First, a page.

Eventually, there is a grunt of satisfaction from somewhere inside the closet, and Sherlock emerges holding an old iPod that John’s never seen before, along with what appears to be a pair of speakers. The speakers displace another pile of books and a beaker of something suspicious looking from the bedside table opposite John. He watches in silence as Sherlock fidgets with the iPod for several seconds, connects it to the speakers, sits on the edge of the bed and turns to stare across what suddenly seems like a wide expanse of duvet between them.
Sherlock’s eyes are very wide and very blue in the dim light filtering in from the kitchen, and there’s a look on his face that John would call uncertainty in anyone else. John shifts around on the bed, cautiously pulling his feet up to properly face Sherlock, who clears his throat, looks away, presses one last thing on the iPod and sets it aside.
Something soft and guitar-filled drifts up into the room, and it is so startlingly uncharacteristic to John’s image of the music Sherlock listens to that for a moment he nearly laughs. The glare Sherlock shoots him is actually a bit hesitant and…shy? and the almost-laughter passes quickly. “Sherlock?”
“The words, John. Just…listen.” Sherlock is watching him from under long lashes now, body still mostly turned away, as a soft American voice spills out across the bed.
When you came to me with your bad dreams and your fears
it was easy to see that you’d been crying.
Seems like everywhere you turn catastrophe reigns
but who really profits from the dying?
John’s breath hitches somewhere in his chest, and he swallows hard. He can see the tension in Sherlock’s shoulders.
I could hold you in my arms.
I could hold you forever.
I could hold you in my arms,
I could hold you forever.
John’s lips part slightly on an aborted gasp, and he realizes he’s about to cry. Sherlock is still watching him, tense and absolutely still but for his eyes, which flicker about John’s face rapidly. With a shuddering, mostly quiet sob, John disposes of the space between them, pulling Sherlock around and into his arms.
The warm, hard pressure of Sherlock’s arms around his back is sudden and very much welcome, and John can actually feel the tension disappear from the shoulders beneath his fingertips. Sherlock’s face presses into his neck so hard that it might be uncomfortable for both of them if it weren’t so damn necessary, and John settles his cheek against the dark, soft curls over Sherlock’s ear, breathing in deeply, if somewhat raggedly.
John dutifully listens to the remaining words of the song, grounding himself in feel of Sherlock’s hands on his back, the warmth seeping up through the cotton under his palms, and the way their chests press firmly together with every inhale. When the last notes fade away, neither of them moves for a long time.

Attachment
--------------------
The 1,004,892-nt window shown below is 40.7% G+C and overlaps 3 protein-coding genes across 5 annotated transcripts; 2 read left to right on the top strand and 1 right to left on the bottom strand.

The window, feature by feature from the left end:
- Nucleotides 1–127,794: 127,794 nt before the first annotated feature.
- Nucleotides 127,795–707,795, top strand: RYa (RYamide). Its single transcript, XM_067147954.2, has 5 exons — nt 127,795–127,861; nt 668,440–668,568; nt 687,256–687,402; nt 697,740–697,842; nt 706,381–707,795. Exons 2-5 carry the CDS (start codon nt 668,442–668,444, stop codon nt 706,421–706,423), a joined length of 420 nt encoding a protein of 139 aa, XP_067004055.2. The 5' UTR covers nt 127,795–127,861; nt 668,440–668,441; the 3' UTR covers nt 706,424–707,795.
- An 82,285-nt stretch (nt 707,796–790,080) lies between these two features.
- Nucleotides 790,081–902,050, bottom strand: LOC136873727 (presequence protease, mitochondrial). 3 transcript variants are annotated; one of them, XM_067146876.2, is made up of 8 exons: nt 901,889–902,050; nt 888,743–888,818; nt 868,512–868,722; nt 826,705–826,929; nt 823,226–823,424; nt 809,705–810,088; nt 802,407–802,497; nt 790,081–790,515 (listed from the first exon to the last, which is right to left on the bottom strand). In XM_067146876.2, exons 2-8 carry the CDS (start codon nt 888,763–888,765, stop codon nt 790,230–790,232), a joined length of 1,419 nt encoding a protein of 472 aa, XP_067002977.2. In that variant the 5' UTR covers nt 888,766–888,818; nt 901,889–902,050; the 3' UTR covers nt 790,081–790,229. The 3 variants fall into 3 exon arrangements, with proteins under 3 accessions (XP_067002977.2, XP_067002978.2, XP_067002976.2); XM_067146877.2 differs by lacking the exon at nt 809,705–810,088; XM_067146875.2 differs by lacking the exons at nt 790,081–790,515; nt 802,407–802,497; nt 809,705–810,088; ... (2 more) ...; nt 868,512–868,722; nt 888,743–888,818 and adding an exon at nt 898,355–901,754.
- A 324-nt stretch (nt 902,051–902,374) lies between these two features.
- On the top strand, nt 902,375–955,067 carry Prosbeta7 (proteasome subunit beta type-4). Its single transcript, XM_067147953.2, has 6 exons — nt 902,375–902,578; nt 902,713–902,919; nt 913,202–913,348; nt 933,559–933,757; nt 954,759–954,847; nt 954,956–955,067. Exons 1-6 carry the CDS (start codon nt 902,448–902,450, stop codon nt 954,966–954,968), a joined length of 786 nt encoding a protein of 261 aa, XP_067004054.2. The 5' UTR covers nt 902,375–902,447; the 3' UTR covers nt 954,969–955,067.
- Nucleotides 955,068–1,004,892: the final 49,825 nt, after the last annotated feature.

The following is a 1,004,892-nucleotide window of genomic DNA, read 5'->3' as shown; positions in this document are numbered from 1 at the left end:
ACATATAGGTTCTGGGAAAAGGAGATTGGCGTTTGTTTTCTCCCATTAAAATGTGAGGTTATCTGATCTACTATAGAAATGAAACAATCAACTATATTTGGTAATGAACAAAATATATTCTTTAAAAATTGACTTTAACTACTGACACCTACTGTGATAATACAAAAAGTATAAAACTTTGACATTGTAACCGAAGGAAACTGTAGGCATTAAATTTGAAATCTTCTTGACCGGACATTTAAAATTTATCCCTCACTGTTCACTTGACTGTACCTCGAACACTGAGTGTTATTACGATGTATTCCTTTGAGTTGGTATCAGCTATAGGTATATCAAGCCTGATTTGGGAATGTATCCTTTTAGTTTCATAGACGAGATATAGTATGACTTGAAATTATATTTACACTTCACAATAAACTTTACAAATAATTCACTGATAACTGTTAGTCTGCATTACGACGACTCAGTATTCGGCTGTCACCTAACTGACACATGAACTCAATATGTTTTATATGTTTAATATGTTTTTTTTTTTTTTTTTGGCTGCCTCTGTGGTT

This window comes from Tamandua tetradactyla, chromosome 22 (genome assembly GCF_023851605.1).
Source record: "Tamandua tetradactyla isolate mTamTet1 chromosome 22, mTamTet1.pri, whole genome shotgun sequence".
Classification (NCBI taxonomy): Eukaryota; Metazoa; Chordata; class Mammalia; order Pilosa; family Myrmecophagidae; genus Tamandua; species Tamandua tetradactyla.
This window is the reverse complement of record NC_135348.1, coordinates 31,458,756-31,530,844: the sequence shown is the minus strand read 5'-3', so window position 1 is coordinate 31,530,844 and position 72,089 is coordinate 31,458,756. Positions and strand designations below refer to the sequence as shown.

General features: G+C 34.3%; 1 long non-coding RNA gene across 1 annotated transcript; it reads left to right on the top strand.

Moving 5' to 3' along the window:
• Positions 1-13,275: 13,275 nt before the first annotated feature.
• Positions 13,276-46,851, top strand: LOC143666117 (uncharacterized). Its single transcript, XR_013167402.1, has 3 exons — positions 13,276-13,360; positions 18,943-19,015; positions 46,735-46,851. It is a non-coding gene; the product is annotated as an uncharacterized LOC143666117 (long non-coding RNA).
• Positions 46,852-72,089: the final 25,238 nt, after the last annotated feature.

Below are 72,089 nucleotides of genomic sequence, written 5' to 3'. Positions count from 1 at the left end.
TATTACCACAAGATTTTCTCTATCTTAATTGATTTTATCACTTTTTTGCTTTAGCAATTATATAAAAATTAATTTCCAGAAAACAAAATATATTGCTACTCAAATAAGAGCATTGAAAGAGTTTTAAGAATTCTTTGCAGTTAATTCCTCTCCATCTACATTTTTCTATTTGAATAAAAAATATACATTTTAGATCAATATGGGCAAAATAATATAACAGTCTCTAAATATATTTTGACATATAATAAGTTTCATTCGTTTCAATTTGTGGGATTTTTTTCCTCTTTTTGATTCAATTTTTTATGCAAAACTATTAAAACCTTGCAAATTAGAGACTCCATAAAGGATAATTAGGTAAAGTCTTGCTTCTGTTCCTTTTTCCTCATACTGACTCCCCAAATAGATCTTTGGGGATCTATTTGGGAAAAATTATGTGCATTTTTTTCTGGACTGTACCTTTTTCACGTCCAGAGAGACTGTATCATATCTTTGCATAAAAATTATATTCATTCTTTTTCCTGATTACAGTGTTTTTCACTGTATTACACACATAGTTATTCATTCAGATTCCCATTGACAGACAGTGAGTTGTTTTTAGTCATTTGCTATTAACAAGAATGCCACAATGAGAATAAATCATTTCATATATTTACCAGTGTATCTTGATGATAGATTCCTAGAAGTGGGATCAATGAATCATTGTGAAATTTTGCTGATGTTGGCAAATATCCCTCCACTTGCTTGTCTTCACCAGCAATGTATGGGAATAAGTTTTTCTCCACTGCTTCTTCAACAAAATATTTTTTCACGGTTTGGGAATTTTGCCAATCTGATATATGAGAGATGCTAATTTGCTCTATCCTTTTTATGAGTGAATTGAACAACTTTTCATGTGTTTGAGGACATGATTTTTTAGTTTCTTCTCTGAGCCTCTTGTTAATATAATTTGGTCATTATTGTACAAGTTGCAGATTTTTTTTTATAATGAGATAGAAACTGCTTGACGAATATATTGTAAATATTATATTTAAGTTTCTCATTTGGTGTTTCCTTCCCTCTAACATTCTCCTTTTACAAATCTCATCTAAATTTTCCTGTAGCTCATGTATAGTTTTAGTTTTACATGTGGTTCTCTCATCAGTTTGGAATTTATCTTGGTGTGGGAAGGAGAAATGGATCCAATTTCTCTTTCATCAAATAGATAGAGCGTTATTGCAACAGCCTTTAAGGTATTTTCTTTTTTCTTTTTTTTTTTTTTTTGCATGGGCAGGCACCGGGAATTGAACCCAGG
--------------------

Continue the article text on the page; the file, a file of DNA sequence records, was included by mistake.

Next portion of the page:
When at last Sherlock takes a deep, probably steadying, breath, and pulls away slightly, John lets him. He watches Sherlock pull himself together slightly, clear his throat, start to say something, then stop. He can’t remember the last time he saw Sherlock speechless; years ago, at least, and never quite like this. His eyes are still a bit damp, but he grins, the first real, honest-to-god grin to light his face in many months, thinks to himself ‘what the hell,’ and leans up to press his mouth to Sherlock’s.
He wants to laugh aloud as Sherlock freezes against him, then positively melts, kissing him back and bearing them both down until John is pressed against the bed, legs at an awkward angle, and Sherlock is a glorious weight on top of him. When they part, John presses a soft kiss to Sherlock’s nose, then his cheek, then his jaw, and runs the fingers of his right hand through Sherlock’s hair to cup the back of his head.
When Sherlock starts to speak, John forestalls what he expects would be a whole flood of words with a smile. “I’m really tired, Sherlock.” The name feels different on his tongue now; new and suddenly intimate. “Can we just…sleep? And we’ll talk in the morning?”
With Sherlock’s light smile and nod as consent, John shifts them both to a more acceptable orientation on the bed, presses Sherlock down onto the pillows, and sprawls himself over a firm, comforting chest. He smiles and tucks his head into Sherlock’s shoulder when he feels steady arms come up to embrace him. He can feel Sherlock’s heartbeat under his right arm.
Sleep is fast swimming up to take him, so his voice is quiet and a little slurred when he nudges Sherlock’s jaw with his forehead. “Sherlock, start the song again?” So Sherlock does, shifting under him slightly, then settling, and they both sink down into peace.
Christ. My feels.